The protester-to-resident ratio in Jena was over 5 to 1 by late last week as the buses rolled into the central Louisiana town of 3,000. All week, the calls to action on behalf of six black teenagers charged with attempted murder in a beating had been worming their way through the country, multiplying via E-mail lists, airwaves, and word of mouth. By Thursday, it was official: The case of the Jena Six had gone viral. The story dates to last December, when a series of racially charged incidents, including nooses hung from a tree at the high school, ignited a series of altercations. The suspects are accused of beating and kicking a white student unconscious. While no one was defending the assault itself, the story quickly became a symbol for a commonly perceived double standard in the criminal justice system: that blacks are more harshly prosecuted, particularly when the victim is white.
"Going viral" is a fairly recent addition to the popular lexicon, describing a story—be it serious, like this one, or totally inane, like many others—that spreads rapidly through social networks, much like an epidemic. But the phenomenon itself is not new, and civil rights activists have a long history of leveraging the theory of epidemics to their advantage. "This represents a twist on a traditional form of self-organizing that has been around since the Underground Railroad," says Chris Rabb, who founded Afro-Netizen.com, a site that encourages blacks to organize online. "Leaders don't draw crowds. Crowds draw leaders. By the time this [story] was validated by CNN and the NAACP, much of the work had already been done. A lot of folks print out the E-mails and they take it to the barbershop or their church or the PTA meeting."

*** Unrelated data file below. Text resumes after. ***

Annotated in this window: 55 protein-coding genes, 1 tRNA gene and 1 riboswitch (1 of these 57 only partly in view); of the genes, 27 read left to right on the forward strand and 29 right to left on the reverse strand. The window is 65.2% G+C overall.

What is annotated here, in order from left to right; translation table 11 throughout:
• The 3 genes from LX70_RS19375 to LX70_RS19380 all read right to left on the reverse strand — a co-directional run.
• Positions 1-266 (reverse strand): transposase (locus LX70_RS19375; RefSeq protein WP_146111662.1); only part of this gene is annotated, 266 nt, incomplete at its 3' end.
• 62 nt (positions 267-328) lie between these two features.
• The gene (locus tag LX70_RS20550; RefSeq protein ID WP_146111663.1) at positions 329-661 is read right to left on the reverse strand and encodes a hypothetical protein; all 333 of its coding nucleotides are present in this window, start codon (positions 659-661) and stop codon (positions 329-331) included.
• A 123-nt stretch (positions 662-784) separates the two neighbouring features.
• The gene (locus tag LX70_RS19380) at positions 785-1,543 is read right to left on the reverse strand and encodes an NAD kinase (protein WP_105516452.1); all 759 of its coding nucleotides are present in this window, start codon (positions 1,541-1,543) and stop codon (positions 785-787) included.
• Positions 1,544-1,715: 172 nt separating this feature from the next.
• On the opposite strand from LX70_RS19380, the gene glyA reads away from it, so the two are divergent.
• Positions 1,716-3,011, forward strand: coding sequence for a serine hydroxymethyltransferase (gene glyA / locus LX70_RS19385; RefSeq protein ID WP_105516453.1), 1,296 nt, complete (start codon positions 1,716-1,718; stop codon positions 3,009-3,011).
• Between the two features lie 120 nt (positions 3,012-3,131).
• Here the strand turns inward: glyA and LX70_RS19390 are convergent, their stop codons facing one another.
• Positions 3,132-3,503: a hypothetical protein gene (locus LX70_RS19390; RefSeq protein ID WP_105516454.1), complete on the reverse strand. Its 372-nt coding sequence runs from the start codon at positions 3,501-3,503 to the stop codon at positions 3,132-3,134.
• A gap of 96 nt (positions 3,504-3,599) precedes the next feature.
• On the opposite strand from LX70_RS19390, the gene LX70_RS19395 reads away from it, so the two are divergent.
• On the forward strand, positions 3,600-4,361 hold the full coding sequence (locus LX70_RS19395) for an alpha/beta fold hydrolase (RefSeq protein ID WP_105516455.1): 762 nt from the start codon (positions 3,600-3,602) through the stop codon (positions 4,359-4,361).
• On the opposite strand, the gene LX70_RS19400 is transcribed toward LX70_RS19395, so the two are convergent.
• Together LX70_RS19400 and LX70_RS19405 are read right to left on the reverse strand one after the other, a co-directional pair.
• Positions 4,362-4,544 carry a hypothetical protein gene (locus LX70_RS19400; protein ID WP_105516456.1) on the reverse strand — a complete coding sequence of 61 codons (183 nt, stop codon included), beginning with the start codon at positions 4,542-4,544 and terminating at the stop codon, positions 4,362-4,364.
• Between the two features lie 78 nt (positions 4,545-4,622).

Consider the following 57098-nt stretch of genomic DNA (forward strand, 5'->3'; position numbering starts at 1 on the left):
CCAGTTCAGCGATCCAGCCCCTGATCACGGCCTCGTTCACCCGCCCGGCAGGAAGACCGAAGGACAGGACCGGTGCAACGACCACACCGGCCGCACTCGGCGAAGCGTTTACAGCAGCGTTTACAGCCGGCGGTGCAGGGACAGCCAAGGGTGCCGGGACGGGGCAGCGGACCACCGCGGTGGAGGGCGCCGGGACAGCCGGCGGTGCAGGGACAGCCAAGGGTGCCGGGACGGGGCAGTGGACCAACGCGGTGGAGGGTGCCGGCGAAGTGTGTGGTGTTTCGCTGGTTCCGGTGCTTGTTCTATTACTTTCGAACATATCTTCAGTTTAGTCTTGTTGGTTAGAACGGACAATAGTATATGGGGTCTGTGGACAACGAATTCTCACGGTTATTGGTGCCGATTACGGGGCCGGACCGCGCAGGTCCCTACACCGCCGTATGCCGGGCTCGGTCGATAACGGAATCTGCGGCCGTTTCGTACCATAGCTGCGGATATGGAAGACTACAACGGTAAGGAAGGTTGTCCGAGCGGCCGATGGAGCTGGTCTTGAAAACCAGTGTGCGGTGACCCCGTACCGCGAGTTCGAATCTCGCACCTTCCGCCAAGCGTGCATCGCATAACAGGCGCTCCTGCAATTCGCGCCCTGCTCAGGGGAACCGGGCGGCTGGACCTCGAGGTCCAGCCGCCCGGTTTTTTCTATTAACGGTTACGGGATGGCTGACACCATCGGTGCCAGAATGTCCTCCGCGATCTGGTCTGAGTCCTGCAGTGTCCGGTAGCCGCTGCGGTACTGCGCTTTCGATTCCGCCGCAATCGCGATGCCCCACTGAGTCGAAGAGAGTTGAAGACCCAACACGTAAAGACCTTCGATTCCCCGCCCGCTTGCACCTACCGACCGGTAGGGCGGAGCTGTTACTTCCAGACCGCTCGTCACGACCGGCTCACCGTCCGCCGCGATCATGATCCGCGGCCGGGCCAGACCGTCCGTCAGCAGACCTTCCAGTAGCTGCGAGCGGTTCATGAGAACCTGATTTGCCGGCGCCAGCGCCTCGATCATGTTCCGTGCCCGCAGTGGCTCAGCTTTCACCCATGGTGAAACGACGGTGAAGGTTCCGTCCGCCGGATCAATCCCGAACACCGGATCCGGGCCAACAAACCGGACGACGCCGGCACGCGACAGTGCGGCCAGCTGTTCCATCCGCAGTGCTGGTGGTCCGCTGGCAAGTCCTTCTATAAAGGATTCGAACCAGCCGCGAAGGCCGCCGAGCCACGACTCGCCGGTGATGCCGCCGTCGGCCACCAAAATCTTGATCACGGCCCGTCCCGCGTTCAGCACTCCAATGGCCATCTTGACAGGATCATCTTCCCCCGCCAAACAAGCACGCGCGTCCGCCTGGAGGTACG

By the end of the week, many were already speculating whether Jena would become the Selma, Alabama of this generation. Declarations of a new, sustainable civil rights movement are probably premature, but the message last week was clear: This isn't your father's bus boycott.